Discrimination can come in different forms and be based on an employee’s gender, race, or even religion. There is another kind of discrimination that is rampant in our workplaces and even sweeps across several government agencies, and it is called national origin discrimination.
National origin discrimination happens when a person is denied certain rights due to his or her country of origin. Although not often talked about, national origin discrimination is increasingly becoming a common practice in the American work environment.
It is not unusual to see that some employees are told to “go back to their huts,” while some others are said to come from “shithole” countries.
National origin discrimination, according to the United States Equal Employment Opportunity Commission, involves treating of employees or job applicants unfavorably because of their ethnic background or origin. Under the Kansas Acts Against Discrimination statutes, this form of harassment at work is prohibited and it creates a hostile work environment.
Is National Origin Discrimination Illegal?
Absolutely. The fact that this unfortunate situation is almost becoming a norm at our workplaces does not mean the law is silent about it. The fact that a person does not come from America or has Hispanic or African origin should not put such an individual at an economic disadvantage.
Protections are available both through the Kansas statutes and through the federal Civil Rights Acts of 1964, which declares that some, though not all, forms of harassment are illegal. In terms of both state and federal laws, there are certain conditions that must apply.
The first is that, for any form of harassment to be illegal, it must be based on a person’s membership in a protected class. Therefore, if a person faces harassment due to his or her accent, skin tone, or country of origin, such harassment is unlawful.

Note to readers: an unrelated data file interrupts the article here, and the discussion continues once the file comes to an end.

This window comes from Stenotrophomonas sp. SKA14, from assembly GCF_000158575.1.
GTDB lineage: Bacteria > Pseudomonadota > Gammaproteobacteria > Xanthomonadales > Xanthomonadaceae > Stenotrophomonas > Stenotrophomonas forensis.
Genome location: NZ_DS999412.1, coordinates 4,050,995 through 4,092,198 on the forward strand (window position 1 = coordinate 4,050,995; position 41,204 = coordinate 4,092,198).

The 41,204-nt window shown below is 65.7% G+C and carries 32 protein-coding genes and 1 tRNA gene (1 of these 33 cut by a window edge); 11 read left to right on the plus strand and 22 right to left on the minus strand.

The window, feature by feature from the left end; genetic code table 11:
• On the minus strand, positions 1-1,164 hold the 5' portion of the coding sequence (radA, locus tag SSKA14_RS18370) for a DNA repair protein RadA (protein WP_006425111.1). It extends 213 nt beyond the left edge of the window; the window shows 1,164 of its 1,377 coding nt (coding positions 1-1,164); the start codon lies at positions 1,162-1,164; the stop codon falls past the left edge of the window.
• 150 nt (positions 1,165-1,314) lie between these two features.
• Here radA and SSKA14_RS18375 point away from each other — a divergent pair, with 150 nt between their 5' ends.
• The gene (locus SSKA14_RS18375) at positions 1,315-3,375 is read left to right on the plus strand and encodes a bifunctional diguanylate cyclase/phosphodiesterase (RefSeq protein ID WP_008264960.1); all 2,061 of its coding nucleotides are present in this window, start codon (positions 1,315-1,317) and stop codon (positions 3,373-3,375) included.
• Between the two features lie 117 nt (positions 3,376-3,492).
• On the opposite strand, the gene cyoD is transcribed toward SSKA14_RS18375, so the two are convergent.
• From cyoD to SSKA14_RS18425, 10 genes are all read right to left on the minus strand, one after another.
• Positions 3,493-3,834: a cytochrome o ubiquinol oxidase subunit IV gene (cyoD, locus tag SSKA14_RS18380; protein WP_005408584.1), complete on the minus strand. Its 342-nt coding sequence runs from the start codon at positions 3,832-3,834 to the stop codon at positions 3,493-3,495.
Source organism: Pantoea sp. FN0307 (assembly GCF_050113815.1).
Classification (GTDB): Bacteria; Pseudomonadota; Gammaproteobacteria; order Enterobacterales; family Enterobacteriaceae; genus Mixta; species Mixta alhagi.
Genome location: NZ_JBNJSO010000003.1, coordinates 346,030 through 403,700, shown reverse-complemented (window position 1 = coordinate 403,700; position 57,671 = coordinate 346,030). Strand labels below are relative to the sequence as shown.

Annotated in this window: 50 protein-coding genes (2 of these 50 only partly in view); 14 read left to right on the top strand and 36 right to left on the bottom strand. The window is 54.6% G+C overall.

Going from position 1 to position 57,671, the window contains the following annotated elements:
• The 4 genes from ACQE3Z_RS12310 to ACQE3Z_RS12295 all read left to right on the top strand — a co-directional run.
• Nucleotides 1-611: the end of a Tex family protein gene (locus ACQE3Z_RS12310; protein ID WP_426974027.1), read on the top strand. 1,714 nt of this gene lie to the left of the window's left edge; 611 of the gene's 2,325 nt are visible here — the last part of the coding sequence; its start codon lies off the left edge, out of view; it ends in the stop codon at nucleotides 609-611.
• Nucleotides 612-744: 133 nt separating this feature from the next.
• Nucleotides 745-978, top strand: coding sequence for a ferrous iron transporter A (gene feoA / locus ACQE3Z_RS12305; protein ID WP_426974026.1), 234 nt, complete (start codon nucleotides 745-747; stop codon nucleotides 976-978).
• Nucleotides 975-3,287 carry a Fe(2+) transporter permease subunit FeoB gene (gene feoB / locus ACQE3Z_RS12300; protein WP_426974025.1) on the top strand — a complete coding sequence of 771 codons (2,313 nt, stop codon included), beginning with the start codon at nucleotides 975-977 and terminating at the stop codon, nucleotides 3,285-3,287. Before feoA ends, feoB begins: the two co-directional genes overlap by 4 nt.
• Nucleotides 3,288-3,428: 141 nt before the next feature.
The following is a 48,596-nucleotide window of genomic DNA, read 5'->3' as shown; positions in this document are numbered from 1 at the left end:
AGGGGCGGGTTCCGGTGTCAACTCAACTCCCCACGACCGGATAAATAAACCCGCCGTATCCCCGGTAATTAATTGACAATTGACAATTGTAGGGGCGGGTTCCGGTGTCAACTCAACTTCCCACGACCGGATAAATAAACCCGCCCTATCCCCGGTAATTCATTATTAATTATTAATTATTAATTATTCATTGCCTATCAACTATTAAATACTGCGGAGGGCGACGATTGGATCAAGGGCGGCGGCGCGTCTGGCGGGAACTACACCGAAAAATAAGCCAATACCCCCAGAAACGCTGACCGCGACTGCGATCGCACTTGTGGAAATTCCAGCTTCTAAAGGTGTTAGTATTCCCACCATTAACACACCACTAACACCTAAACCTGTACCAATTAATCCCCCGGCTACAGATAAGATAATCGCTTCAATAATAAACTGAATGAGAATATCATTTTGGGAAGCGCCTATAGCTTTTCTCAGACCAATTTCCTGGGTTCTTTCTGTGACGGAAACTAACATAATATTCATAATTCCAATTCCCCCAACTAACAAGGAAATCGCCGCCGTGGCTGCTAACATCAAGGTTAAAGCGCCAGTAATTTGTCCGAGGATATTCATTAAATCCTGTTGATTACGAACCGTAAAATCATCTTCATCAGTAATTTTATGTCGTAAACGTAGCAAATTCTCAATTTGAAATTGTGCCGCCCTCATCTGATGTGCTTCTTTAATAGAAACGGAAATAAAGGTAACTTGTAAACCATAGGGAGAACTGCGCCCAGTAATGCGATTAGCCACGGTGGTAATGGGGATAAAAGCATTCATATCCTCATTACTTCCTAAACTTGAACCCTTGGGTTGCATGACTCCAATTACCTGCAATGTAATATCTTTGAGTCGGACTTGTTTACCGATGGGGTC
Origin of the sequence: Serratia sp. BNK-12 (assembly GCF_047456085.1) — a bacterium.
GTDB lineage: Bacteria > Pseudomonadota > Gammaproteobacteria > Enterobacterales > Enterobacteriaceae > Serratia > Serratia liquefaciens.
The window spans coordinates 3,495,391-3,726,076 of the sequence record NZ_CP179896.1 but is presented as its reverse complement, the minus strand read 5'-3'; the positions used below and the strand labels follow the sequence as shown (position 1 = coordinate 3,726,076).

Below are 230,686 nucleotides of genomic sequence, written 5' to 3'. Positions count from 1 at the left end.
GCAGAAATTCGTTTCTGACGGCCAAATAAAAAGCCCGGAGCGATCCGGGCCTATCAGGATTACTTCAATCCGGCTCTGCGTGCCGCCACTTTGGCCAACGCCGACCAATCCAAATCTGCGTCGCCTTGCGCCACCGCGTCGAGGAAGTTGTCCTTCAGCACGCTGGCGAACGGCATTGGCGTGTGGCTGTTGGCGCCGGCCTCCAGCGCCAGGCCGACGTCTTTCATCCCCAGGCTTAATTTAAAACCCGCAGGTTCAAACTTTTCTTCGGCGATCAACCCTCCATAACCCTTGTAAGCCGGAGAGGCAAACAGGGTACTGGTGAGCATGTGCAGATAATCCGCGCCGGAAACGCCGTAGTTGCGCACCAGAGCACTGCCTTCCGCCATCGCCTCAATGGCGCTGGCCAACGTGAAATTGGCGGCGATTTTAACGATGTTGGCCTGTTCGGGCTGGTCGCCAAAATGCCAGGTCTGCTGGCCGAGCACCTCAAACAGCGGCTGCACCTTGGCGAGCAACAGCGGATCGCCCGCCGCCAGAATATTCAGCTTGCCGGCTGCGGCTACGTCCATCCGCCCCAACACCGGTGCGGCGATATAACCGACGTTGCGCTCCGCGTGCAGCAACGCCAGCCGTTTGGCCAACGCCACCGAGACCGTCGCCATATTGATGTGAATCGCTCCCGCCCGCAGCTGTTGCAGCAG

Harassment becomes unlawful under any of these two conditions:
- If the resistance of such offensive conduct would result in the termination of an individual’s appointment and the forbearance is a condition for retaining one’s appointment.
- If the offensive conduct is severe enough to create an unpleasant or hostile work environment.
Harassment Creates Hostile Work Environment
The second condition fulfills the definition for what is called ”hostile work environment harassment.” What makes this illegal is that it is recurring, severe, intimidating, hostile, and pervasive. While a mild joke about the idiosyncrasies associated with one’s origin may not be illegal, a recurring scornful remark about an employee’s accent is.
Knowing when this fine line of legality has been crossed might not be too easy for you as an employee. Contacting the Kansas City area office of the Equal Opportunity Commision can help you determine your rights in the workplace while speaking to an experienced attorney can provide guidance in filing a harassment claim.
Filing a Harassment Claim
Harassment from a superior is usually the most common situation that occurs at business establishments. Harassment also can come from colleagues, subordinates, or even non-employees at the place of work. A person can legally make a harassment claim against these people under some circumstances, most especially when the employer is aware of it and refuses to take any corrective measures to address the issue.
Have Questions? Speak to a National Origin Discrimination Attorney in Kansas City Today
If you suspect your employer discriminated against you on the basis of your national origin, take legal action and contact HKM Employment Attorneys. Our employment attorneys are ready and able to help.